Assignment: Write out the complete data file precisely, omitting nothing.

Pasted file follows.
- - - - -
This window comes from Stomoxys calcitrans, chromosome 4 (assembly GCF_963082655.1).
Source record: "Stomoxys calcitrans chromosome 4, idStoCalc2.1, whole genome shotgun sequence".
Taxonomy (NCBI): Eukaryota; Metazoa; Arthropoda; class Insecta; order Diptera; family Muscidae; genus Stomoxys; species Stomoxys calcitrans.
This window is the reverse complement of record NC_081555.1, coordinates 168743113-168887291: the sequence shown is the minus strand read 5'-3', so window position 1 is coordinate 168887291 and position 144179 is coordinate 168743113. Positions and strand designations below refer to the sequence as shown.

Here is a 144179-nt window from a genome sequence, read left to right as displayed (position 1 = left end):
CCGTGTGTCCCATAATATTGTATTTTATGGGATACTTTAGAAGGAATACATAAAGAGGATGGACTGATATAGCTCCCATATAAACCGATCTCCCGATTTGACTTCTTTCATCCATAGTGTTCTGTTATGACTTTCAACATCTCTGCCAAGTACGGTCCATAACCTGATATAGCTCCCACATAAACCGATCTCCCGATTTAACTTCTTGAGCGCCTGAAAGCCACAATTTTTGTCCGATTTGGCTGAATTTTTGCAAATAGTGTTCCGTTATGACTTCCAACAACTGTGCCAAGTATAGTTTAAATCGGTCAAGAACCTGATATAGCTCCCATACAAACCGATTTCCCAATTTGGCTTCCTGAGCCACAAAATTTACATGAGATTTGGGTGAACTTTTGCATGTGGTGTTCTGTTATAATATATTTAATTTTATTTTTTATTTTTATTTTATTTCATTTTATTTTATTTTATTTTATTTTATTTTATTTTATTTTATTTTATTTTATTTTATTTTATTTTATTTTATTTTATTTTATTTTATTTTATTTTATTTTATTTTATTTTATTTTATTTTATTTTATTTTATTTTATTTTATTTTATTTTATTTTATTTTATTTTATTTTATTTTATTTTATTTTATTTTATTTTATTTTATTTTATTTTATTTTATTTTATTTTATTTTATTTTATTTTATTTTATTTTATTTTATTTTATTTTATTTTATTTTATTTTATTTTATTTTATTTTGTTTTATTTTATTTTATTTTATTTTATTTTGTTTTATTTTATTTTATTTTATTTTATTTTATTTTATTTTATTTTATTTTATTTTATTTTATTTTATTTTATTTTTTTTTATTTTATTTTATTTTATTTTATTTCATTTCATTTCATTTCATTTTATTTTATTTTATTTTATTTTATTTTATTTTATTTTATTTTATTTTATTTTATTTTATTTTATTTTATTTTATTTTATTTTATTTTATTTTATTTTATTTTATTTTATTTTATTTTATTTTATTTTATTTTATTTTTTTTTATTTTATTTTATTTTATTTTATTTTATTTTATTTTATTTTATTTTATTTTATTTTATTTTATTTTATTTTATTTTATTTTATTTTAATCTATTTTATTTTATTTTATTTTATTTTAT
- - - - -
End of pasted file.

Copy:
This window comes from Stomoxys calcitrans, chromosome 4 (assembly GCF_963082655.1).
Source record: "Stomoxys calcitrans chromosome 4, idStoCalc2.1, whole genome shotgun sequence".
Taxonomy (NCBI): Eukaryota; Metazoa; Arthropoda; class Insecta; order Diptera; family Muscidae; genus Stomoxys; species Stomoxys calcitrans.
This window is the reverse complement of record NC_081555.1, coordinates 168743113-168887291: the sequence shown is the minus strand read 5'-3', so window position 1 is coordinate 168887291 and position 144179 is coordinate 168743113. Positions and strand designations below refer to the sequence as shown.

Here is a 144179-nt window from a genome sequence, read left to right as displayed (position 1 = left end):
CCGTGTGTCCCATAATATTGTATTTTATGGGATACTTTAGAAGGAATACATAAAGAGGATGGACTGATATAGCTCCCATATAAACCGATCTCCCGATTTGACTTCTTTCATCCATAGTGTTCTGTTATGACTTTCAACATCTCTGCCAAGTACGGTCCATAACCTGATATAGCTCCCACATAAACCGATCTCCCGATTTAACTTCTTGAGCGCCTGAAAGCCACAATTTTTGTCCGATTTGGCTGAATTTTTGCAAATAGTGTTCCGTTATGACTTCCAACAACTGTGCCAAGTATAGTTTAAATCGGTCAAGAACCTGATATAGCTCCCATACAAACCGATTTCCCAATTTGGCTTCCTGAGCCACAAAATTTACATGAGATTTGGGTGAACTTTTGCATGTGGTGTTCTGTTATAATATATTTAATTTTATTTTTTATTTTTATTTTATTTCATTTTATTTTATTTTATTTTATTTTATTTTATTTTATTTTATTTTATTTTATTTTATTTTATTTTATTTTATTTTATTTTATTTTATTTTATTTTATTTTATTTTATTTTATTTTATTTTATTTTATTTTATTTTATTTTATTTTATTTTATTTTATTTTATTTTATTTTATTTTATTTTATTTTATTTTATTTTATTTTATTTTATTTTATTTTATTTTATTTTATTTTATTTTATTTTATTTTATTTTATTTTATTTTATTTTATTTTATTTTATTTTATTTTATTTTATTTTGTTTTATTTTATTTTATTTTATTTTATTTTGTTTTATTTTATTTTATTTTATTTTATTTTATTTTATTTTATTTTATTTTATTTTATTTTATTTTATTTTATTTTTTTTTATTTTATTTTATTTTATTTTATTTCATTTCATTTCATTTCATTTTATTTTATTTTATTTTATTTTATTTTATTTTATTTTATTTTATTTTATTTTATTTTATTTTATTTTATTTTATTTTATTTTATTTTATTTTATTTTATTTTATTTTATTTTATTTTATTTTATTTTATTTTATTTTTTTTTATTTTATTTTATTTTATTTTATTTTATTTTATTTTATTTTATTTTATTTTATTTTATTTTATTTTATTTTATTTTATTTTATTTTAATCTATTTTATTTTATTTTATTTTATTTTAT